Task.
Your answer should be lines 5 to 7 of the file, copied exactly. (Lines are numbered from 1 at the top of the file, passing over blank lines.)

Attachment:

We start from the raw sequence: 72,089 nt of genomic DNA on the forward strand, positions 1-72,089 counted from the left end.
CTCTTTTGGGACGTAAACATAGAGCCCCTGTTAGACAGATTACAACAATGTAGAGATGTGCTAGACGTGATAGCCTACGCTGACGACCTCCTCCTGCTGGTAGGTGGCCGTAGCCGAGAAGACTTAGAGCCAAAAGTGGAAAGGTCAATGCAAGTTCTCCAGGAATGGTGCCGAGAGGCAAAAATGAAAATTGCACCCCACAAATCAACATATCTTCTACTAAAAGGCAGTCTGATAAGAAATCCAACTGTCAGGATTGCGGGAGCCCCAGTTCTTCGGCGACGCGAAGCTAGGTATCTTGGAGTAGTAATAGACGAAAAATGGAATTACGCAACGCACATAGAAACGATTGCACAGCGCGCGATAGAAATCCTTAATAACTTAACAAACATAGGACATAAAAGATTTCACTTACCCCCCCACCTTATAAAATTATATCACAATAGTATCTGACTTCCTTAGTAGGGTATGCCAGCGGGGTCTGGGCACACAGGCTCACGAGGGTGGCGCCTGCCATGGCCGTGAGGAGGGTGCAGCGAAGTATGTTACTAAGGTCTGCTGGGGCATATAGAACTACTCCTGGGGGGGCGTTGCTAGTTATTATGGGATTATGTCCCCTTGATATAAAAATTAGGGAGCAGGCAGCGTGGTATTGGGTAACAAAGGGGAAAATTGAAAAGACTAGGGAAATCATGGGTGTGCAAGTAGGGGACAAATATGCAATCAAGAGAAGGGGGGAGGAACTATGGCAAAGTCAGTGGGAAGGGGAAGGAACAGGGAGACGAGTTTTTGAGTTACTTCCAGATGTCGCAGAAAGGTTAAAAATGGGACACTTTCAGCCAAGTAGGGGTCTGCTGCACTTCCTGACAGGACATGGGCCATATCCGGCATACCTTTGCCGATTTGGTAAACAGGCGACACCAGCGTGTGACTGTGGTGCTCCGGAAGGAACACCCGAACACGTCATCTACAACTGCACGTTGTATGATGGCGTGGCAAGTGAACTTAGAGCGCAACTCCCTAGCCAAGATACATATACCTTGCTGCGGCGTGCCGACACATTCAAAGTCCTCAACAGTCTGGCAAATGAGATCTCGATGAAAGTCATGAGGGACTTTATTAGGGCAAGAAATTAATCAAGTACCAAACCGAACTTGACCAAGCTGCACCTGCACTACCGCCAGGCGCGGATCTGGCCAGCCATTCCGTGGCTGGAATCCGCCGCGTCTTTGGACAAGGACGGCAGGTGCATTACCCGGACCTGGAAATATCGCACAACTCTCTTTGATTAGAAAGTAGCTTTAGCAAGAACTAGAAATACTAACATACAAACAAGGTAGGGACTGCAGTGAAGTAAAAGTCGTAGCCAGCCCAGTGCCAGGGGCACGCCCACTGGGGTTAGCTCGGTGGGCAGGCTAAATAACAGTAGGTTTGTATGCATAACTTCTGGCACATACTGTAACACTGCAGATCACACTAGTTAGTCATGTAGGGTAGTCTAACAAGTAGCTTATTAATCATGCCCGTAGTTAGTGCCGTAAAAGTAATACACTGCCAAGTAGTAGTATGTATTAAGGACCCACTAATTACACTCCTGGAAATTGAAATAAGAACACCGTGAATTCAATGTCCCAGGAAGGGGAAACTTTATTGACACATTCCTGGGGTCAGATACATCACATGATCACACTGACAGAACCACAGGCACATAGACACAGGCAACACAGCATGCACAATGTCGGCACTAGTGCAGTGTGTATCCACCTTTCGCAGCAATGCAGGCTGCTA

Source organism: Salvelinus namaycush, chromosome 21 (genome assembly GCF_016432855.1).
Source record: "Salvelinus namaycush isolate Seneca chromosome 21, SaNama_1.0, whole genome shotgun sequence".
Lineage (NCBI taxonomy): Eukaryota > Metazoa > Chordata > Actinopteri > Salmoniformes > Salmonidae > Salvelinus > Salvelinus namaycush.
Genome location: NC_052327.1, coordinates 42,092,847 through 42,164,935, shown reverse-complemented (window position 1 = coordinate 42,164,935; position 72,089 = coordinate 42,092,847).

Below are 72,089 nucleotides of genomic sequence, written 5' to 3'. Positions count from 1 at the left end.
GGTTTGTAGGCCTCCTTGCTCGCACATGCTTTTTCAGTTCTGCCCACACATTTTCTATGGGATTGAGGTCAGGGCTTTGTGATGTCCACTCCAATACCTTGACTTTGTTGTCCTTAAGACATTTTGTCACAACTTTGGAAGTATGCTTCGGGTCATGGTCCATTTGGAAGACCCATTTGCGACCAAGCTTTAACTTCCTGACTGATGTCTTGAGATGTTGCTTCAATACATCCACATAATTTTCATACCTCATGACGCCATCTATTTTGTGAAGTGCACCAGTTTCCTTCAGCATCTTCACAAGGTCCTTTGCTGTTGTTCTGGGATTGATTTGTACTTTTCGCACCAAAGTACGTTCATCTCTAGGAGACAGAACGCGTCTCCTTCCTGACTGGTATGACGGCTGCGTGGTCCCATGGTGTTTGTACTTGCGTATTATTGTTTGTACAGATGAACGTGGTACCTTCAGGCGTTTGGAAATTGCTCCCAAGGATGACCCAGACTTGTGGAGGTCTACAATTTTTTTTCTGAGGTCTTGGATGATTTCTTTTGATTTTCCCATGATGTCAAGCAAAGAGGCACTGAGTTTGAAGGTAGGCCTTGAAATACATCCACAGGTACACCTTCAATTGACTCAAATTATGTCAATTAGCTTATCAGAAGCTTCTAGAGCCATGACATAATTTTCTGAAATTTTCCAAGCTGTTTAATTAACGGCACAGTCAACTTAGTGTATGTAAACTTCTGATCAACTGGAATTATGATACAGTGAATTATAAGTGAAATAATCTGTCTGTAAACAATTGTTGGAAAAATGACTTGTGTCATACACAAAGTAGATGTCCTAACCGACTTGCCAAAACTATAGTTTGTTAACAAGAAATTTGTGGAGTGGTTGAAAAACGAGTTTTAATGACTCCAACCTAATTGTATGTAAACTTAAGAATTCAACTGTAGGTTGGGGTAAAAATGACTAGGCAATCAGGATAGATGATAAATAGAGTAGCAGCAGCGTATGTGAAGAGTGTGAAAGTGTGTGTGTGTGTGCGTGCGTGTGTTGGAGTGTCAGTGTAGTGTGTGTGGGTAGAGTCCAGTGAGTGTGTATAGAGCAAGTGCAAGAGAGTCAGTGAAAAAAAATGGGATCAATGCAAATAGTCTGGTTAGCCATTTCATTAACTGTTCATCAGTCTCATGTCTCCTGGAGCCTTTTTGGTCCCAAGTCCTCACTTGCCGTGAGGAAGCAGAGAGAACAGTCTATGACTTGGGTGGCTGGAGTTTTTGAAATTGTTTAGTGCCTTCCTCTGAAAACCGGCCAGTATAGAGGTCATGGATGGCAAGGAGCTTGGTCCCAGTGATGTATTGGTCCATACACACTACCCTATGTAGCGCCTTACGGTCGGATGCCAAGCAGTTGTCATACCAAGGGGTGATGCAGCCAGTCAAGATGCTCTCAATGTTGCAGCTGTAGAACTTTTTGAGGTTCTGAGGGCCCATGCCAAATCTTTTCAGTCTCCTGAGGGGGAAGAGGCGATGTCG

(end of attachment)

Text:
Lineage (NCBI taxonomy): Eukaryota > Metazoa > Chordata > Actinopteri > Salmoniformes > Salmonidae > Salvelinus > Salvelinus namaycush.
Genome location: NC_052327.1, coordinates 42,092,847 through 42,164,935, shown reverse-complemented (window position 1 = coordinate 42,164,935; position 72,089 = coordinate 42,092,847).

Below are 72,089 nucleotides of genomic sequence, written 5' to 3'. Positions count from 1 at the left end.